Take note, Illinois: Transition costs not an issue in Pennsylvania’s pension reform
Pennsylvania’s reform efforts mirror the national trend of modernizing public and private retirement systems with 401(k)-style defined-contribution plans.
States across the country are modernizing their retirement systems by moving to defined-contribution plans for public employees. These plans are better for state budgets and employees alike.
Michigan was the trailblazer for 401(k)-style pension reform. In 1997, Michigan froze its state employees’ defined-benefit pension plan and created a self-managed, 401(k)-style retirement plan for new state employees. Alaska followed suit in 2005. And Oklahoma in 2014.
Pennsylvania is considering a similar move. But opponents of pension reform are attempting to block the efforts, arguing there are special costs that make it prohibitively expensive to freeze a defined-benefit pension system and move to a defined-contribution plan. These “transition costs” are a frequently debated topic in the pension sphere.
Andrew Biggs, a renowned expert in retirement policy and resident scholar at the American Enterprise Institute, very clearly laid out a case explaining why transition costs are not an issue in Pennsylvania’s reform efforts in testimony before the Pennsylvania House State Government Committee on March 24.
There are two common transition-cost arguments made by opponents of pension reform. The first is referred to as “accelerated amortization,” which is the idea that if a defined-benefit pension plan is frozen, the state must pay down the remaining unfunded liability faster than it otherwise would had it not frozen the plan. The second argument is that once a defined-benefit plan is closed, the plan must shift to using a less risky investment portfolio.
The short and simple response to both of the above points is this: neither argument is an issue in Pennsylvania’s reform efforts.
Of course, the complete response is a little more complex. Here are a few important points Biggs outlined in his testimony.:
Accelerated amortization is not a requirement:
- The accounting standards set by the Governmental Accounting Standards Board are simply for disclosure purposes. They are not funding guidelines. States that freeze their defined-benefit plan can determine how they pay down their remaining unfunded liability.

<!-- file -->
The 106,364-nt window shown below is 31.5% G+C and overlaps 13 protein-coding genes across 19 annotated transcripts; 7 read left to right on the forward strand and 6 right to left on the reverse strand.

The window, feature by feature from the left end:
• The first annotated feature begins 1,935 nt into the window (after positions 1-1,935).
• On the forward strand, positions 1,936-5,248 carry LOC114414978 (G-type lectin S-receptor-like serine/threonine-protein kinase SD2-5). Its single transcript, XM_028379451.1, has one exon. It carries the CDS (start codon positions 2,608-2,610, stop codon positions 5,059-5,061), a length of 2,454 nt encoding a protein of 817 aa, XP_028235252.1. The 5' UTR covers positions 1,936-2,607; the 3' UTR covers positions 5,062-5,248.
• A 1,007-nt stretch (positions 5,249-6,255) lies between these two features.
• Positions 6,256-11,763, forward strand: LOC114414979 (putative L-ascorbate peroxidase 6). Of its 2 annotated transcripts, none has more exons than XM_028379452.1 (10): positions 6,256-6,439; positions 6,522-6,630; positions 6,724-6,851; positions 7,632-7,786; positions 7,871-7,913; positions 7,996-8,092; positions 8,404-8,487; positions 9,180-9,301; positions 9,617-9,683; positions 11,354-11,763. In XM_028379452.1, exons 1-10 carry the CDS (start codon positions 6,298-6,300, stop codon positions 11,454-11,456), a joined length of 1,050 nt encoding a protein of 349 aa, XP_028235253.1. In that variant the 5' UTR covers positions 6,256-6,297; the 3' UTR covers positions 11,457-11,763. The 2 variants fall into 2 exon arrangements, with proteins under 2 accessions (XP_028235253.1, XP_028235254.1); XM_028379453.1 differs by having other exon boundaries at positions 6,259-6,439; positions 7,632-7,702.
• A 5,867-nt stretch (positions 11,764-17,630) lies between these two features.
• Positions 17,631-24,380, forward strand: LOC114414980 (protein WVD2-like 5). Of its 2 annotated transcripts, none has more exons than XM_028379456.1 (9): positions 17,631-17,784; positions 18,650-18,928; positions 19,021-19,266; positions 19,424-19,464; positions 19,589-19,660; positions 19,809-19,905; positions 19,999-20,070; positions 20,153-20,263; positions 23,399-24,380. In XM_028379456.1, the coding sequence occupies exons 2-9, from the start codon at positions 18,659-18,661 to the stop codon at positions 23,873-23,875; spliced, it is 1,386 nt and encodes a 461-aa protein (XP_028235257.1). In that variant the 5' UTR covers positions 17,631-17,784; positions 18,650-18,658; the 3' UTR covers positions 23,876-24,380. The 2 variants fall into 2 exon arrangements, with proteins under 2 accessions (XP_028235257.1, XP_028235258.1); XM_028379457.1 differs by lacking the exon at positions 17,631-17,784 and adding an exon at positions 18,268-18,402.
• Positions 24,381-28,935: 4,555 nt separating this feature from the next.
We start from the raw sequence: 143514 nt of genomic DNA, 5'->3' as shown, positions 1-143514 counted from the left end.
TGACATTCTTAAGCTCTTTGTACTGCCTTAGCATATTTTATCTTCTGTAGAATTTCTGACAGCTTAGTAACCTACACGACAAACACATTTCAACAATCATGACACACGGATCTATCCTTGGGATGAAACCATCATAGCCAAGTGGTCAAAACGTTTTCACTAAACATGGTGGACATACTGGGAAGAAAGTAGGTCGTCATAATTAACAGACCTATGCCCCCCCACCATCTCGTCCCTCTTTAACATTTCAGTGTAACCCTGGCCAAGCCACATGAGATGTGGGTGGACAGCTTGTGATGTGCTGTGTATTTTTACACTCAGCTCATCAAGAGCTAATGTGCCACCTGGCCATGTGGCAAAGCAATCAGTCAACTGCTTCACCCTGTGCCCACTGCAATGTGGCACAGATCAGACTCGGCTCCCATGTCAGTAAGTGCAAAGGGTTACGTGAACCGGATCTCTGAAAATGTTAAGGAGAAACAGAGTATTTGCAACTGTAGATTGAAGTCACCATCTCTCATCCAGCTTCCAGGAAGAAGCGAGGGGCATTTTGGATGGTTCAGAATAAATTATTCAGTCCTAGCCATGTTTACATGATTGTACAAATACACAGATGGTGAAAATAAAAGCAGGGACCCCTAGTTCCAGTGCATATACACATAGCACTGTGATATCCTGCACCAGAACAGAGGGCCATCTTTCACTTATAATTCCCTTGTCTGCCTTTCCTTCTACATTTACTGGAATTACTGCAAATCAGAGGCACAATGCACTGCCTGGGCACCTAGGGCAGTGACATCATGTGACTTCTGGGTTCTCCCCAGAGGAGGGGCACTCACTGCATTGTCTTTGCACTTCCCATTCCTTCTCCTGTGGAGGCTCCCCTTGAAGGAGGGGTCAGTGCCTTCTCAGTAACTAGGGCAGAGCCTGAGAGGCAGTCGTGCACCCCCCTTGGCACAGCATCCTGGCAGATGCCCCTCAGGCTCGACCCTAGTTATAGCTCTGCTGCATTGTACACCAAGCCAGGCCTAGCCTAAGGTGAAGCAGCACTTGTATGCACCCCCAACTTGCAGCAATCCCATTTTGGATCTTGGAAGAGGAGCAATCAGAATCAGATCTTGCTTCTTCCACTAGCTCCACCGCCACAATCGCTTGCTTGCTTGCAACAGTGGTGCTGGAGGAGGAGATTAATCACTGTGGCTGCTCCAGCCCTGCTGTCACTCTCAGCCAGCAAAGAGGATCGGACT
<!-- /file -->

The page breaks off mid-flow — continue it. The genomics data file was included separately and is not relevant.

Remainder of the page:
- Freezing a defined-benefit system and moving to a defined-contribution plan will not magically make all the existing unfunded pension liabilities go away. Nor will it make the old unfunded liabilities bigger. The frozen defined-benefit liabilities effectively become debt the state must pay down according to a repayment schedule determined by the state.
Argument on changes to investment portfolio doesn’t hold:
- Pension funds can fund their near-term liabilities using less risky investments than their longer-term liabilities. This practice is often referred to as “asset-liability matching.” A closed plan no longer accumulates long-term liabilities, so over time the stock share of its portfolio declines, as does the expected return on its investment portfolio. But this cannot increase liabilities, precisely because it is the reduction in liabilities that causes the change in the investment portfolio. Simply put, eliminating liabilities cannot increase liabilities.
- Some actuarial firms suggest that states should move to less risky investments after closing a defined-benefit pension system while others recommend that states should continue using the same investment practices they were using prior to the freeze. Regardless, this decision rests with the state.
- If a state does choose to move to a less risky investment portfolio, it’s a good thing for the state. Less risk leads to more stable contributions over the long run.
Biggs concluded his testimony with the simple point that if transition costs were prohibitively expensive, the massive, worldwide transition from defined-benefit to defined-contribution pensions would not have taken place.
Pennsylvania’s reform efforts mirror the national trend of modernizing public and private retirement systems with 401(k)-style defined-contribution plans. It’s imperative that Illinois – a state home to the nation’s worst pension crisis – follows the lead of other states and adopts 401(k)-style pension reform. Without it, the state’s budget and the retirement security of public employees will remain at risk.